Jeff Todd Titon

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Jeff Todd Titon (born 1943) is a professor emeritus of music at Brown University.[1] He holds the B.A. (1965) from Amherst College; and the M.A. (in English, 1970) and the Ph.D. (in American Studies, 1971) from the University of Minnesota. He taught American literature, folklore and ethnomusicology in the departments of English and Music at Tufts University (1971-1986), where he co-founded the American Studies program and also the M.A. program in Ethnomusicology. He taught at Brown University (1986-2013) where he was director of the Ph.D. program in Ethnomusicology. He held visiting professorships at Amherst College, Berea College, East Tennessee State University, and Indiana University's Folklore Institute. His published books include Early Downhome Blues: A Musical and Cultural Analysis (University of Illinois Press, 1977; 2nd edition, University of North Carolina Press, 1994) and Powerhouse for God: Speech, Chant and Song in an Appalachian Baptist Church (University of Texas Press, 1988; 2nd ed. University of Tennessee Press, 2018). He is co-editor of the Oxford Handbook of Applied Ethnomusicology (Oxford University Press, 2015) and general editor of Worlds of Music: An Introduction to the Music of the World's Peoples (Cengage/Schirmer Books, 6th ed., 2016).[2] He was editor of Ethnomusicology, the journal of the Society for Ethnomusicology, from 1990-1995. In 1998 he was elected a Fellow of the American Folklore Society. [3] In 2015 his field recordings were chosen for preservation in the National Recording Registry, Library of Congress.[4] Titon is known for developing collaborative ethnographic research based on reciprocity and friendship,[5] for helping to establish an applied ethnomusicology based in social responsibility,[6] for proposing that music cultures can be understood as ecosystems,[7] for introducing the concepts of musical and cultural sustainability,[8] and for his appeal for a sound commons for all living creatures and his current ecomusicological project of a sound ecology.[9] His definition of ethnomusicology as "the study of people making music"--making the sounds they call music, and making music as a cultural domain--is widely accepted within the field.[10]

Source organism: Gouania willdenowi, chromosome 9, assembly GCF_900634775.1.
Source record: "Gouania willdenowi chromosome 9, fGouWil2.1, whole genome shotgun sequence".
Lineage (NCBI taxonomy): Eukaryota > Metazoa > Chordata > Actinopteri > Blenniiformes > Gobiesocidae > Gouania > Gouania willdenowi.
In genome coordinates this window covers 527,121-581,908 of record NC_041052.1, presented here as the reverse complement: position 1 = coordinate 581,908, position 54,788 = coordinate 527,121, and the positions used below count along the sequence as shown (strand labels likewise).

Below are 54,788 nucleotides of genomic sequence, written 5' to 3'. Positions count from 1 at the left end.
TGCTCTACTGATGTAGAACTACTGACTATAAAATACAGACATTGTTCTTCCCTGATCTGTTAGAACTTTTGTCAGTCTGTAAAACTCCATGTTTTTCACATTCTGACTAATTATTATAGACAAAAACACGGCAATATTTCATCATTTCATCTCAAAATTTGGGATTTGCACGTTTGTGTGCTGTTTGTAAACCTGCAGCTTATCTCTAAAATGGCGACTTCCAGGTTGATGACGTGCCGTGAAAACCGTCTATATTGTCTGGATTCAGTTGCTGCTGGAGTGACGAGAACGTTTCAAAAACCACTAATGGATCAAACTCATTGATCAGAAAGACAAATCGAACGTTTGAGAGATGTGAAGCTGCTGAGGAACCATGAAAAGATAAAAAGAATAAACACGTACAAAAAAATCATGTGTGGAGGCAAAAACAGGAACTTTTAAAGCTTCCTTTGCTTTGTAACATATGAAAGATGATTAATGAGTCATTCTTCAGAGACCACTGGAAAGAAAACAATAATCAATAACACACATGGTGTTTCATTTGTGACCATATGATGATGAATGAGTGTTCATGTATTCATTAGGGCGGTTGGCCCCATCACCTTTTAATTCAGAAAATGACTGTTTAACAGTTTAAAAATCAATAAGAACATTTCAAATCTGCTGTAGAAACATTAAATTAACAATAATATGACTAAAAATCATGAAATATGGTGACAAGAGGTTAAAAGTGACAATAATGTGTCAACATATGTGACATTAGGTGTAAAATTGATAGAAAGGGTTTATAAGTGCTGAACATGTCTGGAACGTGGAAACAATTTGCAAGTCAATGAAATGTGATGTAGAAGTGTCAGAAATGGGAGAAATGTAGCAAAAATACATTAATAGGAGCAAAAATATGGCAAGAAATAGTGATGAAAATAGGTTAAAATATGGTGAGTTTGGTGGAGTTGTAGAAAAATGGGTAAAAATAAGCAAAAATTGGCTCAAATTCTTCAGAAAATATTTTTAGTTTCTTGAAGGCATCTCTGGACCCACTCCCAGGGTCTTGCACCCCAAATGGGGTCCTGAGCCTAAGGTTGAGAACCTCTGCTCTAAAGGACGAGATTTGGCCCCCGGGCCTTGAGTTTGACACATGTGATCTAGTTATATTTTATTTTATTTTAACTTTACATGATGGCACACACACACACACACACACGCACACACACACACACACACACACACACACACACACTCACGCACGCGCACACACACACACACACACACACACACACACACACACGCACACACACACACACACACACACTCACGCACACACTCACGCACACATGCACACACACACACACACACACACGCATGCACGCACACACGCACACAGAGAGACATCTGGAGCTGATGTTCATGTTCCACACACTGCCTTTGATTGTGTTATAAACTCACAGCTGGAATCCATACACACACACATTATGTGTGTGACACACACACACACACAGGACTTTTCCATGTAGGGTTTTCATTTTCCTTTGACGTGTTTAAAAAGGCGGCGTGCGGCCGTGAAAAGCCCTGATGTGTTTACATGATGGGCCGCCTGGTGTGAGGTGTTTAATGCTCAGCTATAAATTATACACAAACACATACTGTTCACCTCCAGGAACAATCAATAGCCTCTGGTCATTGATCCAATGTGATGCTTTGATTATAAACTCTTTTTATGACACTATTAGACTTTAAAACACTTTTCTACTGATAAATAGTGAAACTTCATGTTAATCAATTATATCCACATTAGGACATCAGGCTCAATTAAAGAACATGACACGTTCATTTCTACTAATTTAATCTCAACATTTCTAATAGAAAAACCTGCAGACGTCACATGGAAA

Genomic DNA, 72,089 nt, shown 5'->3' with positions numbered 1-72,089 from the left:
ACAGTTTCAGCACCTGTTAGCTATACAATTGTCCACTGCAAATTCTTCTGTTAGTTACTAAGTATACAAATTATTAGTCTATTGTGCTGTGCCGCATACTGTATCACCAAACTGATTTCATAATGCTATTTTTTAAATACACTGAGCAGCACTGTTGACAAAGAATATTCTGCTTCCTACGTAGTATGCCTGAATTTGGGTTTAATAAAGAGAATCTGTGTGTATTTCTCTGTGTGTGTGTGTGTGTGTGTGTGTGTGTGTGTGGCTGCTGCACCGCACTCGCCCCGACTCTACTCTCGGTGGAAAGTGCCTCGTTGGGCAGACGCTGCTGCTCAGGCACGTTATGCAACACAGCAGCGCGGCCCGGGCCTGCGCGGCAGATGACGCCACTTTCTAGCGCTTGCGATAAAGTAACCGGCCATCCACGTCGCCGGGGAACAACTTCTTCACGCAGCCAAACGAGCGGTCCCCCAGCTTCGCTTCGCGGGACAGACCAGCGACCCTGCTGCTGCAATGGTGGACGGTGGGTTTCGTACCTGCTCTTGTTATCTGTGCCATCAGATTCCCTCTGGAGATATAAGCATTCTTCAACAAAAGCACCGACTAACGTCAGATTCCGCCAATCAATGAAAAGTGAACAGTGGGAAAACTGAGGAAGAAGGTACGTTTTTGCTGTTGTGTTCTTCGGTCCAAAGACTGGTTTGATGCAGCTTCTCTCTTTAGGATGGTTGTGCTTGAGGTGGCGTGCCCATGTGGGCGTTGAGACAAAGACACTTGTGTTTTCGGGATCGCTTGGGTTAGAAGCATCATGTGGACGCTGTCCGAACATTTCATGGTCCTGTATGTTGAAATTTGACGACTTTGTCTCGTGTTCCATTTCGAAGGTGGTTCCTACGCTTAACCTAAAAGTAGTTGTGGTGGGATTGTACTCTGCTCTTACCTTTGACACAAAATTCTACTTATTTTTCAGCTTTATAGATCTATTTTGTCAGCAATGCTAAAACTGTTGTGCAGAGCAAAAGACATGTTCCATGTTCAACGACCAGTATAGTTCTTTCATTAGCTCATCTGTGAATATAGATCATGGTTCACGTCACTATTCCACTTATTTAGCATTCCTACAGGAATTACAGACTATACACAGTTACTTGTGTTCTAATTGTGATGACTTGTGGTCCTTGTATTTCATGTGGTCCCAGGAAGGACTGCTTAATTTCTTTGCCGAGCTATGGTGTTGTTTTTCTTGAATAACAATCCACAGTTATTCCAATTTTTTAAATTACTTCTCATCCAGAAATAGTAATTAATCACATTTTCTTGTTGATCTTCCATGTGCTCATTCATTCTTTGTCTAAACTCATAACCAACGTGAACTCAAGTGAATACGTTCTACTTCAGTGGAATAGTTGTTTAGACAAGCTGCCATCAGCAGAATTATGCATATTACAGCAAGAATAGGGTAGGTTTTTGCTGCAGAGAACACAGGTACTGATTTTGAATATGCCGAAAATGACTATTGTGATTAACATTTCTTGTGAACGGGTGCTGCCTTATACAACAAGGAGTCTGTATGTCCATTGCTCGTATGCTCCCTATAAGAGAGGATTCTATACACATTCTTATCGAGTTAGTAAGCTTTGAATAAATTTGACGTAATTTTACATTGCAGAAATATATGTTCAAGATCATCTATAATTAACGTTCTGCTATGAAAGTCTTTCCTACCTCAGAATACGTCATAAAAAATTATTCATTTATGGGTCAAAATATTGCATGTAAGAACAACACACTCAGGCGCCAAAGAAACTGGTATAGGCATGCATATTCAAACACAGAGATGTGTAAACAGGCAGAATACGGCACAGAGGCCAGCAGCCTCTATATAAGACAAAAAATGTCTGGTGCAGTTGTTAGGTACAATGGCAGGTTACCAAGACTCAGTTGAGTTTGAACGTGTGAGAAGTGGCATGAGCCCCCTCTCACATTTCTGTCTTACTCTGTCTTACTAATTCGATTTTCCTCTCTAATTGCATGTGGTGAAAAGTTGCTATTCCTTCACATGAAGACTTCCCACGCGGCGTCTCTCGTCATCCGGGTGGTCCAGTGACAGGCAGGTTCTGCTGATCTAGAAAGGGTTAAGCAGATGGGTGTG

References[edit]

  1. ^ Sisario, Ben (February 28, 2004). "Revisionists Sing New Blues History". New York Times. Retrieved 2010-07-10.
  2. ^ Gregory F. Barz (2003). Performing religion: negotiating past and present in Kwaya music of Tanzania. Rodopi. p. 91.
  3. ^ https://www.afsnet.org/page/Fellows?
  4. ^ "Significant Recording at the Library of Congress Originated by Chance Meeting at Berea College - Berea College". Berea College. 2015-05-13. Retrieved 2018-07-20.
  5. ^ "Knowing Fieldwork," in Shadows in the Field, 2nd. ed., ed. Gregory Barz and Timothy Cooley. New York, Oxford University Press, 2007.
  6. ^ "Music, the Public Interest, and the Practice of Ethnomusicology," Ethnomusicology 36 (3), 1992: 315-322.
  7. ^ Worlds of Music, p. 9. New York: Schirmer Books, 1984.
  8. ^ "Music and Sustainability: An Ecological Viewpoint," the world of music 51 (1), 2009: 119-137.
  9. ^ "Appeal for a Sound Commons for All Living Creatures," Smithsonian Folkways Magazine, Fall/Winter 2012.
  10. ^ Worlds of Music, 2nd. ed., p. xxi. New York: Schirmer Books, 1992.